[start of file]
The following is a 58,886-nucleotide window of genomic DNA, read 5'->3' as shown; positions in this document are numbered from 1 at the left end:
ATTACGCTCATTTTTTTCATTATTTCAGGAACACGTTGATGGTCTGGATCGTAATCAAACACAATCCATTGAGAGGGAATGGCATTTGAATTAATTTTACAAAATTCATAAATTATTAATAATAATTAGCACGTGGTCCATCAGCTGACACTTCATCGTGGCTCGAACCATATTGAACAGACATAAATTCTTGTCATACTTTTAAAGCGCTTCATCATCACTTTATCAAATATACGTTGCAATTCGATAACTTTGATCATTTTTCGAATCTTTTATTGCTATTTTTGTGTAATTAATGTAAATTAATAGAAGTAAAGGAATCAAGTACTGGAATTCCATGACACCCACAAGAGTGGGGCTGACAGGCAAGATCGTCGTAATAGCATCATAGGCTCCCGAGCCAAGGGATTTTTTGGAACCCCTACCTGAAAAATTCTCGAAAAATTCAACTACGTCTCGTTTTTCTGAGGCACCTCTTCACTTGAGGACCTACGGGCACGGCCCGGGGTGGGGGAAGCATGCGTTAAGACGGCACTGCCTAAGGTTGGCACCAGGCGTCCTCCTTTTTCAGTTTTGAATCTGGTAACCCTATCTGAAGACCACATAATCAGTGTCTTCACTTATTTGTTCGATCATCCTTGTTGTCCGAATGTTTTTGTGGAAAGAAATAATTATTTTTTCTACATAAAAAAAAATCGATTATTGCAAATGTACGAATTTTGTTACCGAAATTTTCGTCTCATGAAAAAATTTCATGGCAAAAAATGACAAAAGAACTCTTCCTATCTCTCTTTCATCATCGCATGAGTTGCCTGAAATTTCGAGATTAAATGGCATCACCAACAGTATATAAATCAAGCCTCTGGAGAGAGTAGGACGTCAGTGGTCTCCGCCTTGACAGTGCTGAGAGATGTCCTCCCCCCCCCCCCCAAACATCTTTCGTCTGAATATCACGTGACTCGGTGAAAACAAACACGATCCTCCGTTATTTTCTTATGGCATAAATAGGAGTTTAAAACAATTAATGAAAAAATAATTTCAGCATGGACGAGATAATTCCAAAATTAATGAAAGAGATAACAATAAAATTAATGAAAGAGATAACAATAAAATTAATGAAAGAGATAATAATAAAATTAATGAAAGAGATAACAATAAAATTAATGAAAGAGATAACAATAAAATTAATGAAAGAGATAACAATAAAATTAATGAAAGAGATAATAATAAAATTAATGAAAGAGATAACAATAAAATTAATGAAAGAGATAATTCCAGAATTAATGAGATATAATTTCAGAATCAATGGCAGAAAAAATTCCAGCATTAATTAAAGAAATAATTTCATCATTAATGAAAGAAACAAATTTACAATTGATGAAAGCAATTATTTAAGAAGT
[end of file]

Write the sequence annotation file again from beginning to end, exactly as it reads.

The following is a 58,886-nucleotide window of genomic DNA, read 5'->3' as shown; positions in this document are numbered from 1 at the left end:
ATTACGCTCATTTTTTTCATTATTTCAGGAACACGTTGATGGTCTGGATCGTAATCAAACACAATCCATTGAGAGGGAATGGCATTTGAATTAATTTTACAAAATTCATAAATTATTAATAATAATTAGCACGTGGTCCATCAGCTGACACTTCATCGTGGCTCGAACCATATTGAACAGACATAAATTCTTGTCATACTTTTAAAGCGCTTCATCATCACTTTATCAAATATACGTTGCAATTCGATAACTTTGATCATTTTTCGAATCTTTTATTGCTATTTTTGTGTAATTAATGTAAATTAATAGAAGTAAAGGAATCAAGTACTGGAATTCCATGACACCCACAAGAGTGGGGCTGACAGGCAAGATCGTCGTAATAGCATCATAGGCTCCCGAGCCAAGGGATTTTTTGGAACCCCTACCTGAAAAATTCTCGAAAAATTCAACTACGTCTCGTTTTTCTGAGGCACCTCTTCACTTGAGGACCTACGGGCACGGCCCGGGGTGGGGGAAGCATGCGTTAAGACGGCACTGCCTAAGGTTGGCACCAGGCGTCCTCCTTTTTCAGTTTTGAATCTGGTAACCCTATCTGAAGACCACATAATCAGTGTCTTCACTTATTTGTTCGATCATCCTTGTTGTCCGAATGTTTTTGTGGAAAGAAATAATTATTTTTTCTACATAAAAAAAAATCGATTATTGCAAATGTACGAATTTTGTTACCGAAATTTTCGTCTCATGAAAAAATTTCATGGCAAAAAATGACAAAAGAACTCTTCCTATCTCTCTTTCATCATCGCATGAGTTGCCTGAAATTTCGAGATTAAATGGCATCACCAACAGTATATAAATCAAGCCTCTGGAGAGAGTAGGACGTCAGTGGTCTCCGCCTTGACAGTGCTGAGAGATGTCCTCCCCCCCCCCCCCAAACATCTTTCGTCTGAATATCACGTGACTCGGTGAAAACAAACACGATCCTCCGTTATTTTCTTATGGCATAAATAGGAGTTTAAAACAATTAATGAAAAAATAATTTCAGCATGGACGAGATAATTCCAAAATTAATGAAAGAGATAACAATAAAATTAATGAAAGAGATAACAATAAAATTAATGAAAGAGATAATAATAAAATTAATGAAAGAGATAACAATAAAATTAATGAAAGAGATAACAATAAAATTAATGAAAGAGATAACAATAAAATTAATGAAAGAGATAATAATAAAATTAATGAAAGAGATAACAATAAAATTAATGAAAGAGATAATTCCAGAATTAATGAGATATAATTTCAGAATCAATGGCAGAAAAAATTCCAGCATTAATTAAAGAAATAATTTCATCATTAATGAAAGAAACAAATTTACAATTGATGAAAGCAATTATTTAAGAAGT